Berlinale

A few weeks ago I visited Berlin for The Berlin International Film Festival (Berlinale). We saw 6 films in the day and a half we were there, and if the German transportation system had been up to snuff we would have seen more (that's a joke, but the theaters really were too far from one another).

Here is a rundown of the films and my thoughts. We got to everything except Upstream Color, which was out of tickets, and Some Like it Hot, which was in a theater 8 million miles away. The festival was also running a classic series, which when compared with the new movies being shown, provided good perspective on the nature of film across the last century.

The Croods

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Cookie cutter. But it's a good cookie cutter. It's fun, funny, and contains some of the most creative and breathtaking animation I have ever seen. It should, as Roger Deakins was the visual consultant. In terms of aesthetic, this film is a much more worthy realization of a Dr. Suess book than the official ones. Story wise it is a standard CG animation film, though slightly less annoying than most, and slightly more saccharine. I recommend it if you want to enjoy your time in the theater, and don't care if you come away with anything else. *Screenwriting exercise: As you watch, try and figure out who the protagonist is...*

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The Look of Love

Ambling British 'Sex, Drugs, and Rock & Roll' fall-from-grace character study. If you like those things, you will like this film.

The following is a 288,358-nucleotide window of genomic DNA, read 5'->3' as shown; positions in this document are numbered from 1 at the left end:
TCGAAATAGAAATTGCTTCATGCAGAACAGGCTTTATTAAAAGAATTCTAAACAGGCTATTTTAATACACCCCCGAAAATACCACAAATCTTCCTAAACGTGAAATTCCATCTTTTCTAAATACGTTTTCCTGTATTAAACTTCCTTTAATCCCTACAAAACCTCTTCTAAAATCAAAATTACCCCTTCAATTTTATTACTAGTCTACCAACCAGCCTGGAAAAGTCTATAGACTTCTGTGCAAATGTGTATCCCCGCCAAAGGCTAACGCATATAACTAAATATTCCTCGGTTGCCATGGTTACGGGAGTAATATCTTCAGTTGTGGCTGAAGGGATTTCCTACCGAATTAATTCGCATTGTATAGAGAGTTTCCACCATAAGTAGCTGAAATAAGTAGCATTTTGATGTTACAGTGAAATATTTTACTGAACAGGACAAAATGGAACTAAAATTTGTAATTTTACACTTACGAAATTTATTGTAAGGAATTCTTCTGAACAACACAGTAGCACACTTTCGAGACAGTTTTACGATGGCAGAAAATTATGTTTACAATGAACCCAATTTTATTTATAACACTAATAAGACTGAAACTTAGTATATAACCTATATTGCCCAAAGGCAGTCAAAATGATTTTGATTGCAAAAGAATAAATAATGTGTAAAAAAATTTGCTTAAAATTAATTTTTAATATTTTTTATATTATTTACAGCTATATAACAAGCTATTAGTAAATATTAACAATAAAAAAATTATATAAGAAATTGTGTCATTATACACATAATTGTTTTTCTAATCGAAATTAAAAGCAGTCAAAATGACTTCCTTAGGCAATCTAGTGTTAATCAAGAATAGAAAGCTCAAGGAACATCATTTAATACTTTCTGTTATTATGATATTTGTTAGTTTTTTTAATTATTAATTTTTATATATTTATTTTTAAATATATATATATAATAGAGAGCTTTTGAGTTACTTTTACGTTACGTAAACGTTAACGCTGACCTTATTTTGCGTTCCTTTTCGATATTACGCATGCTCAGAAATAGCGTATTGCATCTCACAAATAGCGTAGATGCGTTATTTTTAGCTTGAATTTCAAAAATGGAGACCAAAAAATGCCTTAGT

Don Jon's Addition

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Joseph Gordon-Lovett's writing/directing debut actually impressed me. He made none of the usual mistakes of an actor in the director's chair, all of the performances were solid, even subtle in some cases. The script was well constructed and tackled subjects (porn, relationship expectations) that are usually avoided or marginalized by films. The moral message contained within is geniune, and I recommend this film to anyone interested in sex or a relationship.

Dial M for Murder

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A classic Hitchcock, remastered and shown in 3D (don't worry, it was actually shot in 3D). This film demonstrates once again that Hitchcock will always be great, and 3D has always been a bad idea.

 

Hangmen Also Die

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WWII film from 1943. Turns out they always knew how to make bad films too. In any aspect of filmmaking and story telling you care to pick, this film is bad.

 
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Casablanca

This recently recovered sleeper from the 1940s turn out to be surprisingly good. The script is full of sharp dialogue and colorful characters for the cast of unknowns to run with, and the charming atmosphere is a hokey cross of noir and adventure films...Seriously, Casablanca is still one of the best films ever made, and almost certainly the best ending in any film. It was a great way to close the festival, and I can now say, the big screen makes it better. See it anywhere you have the chance.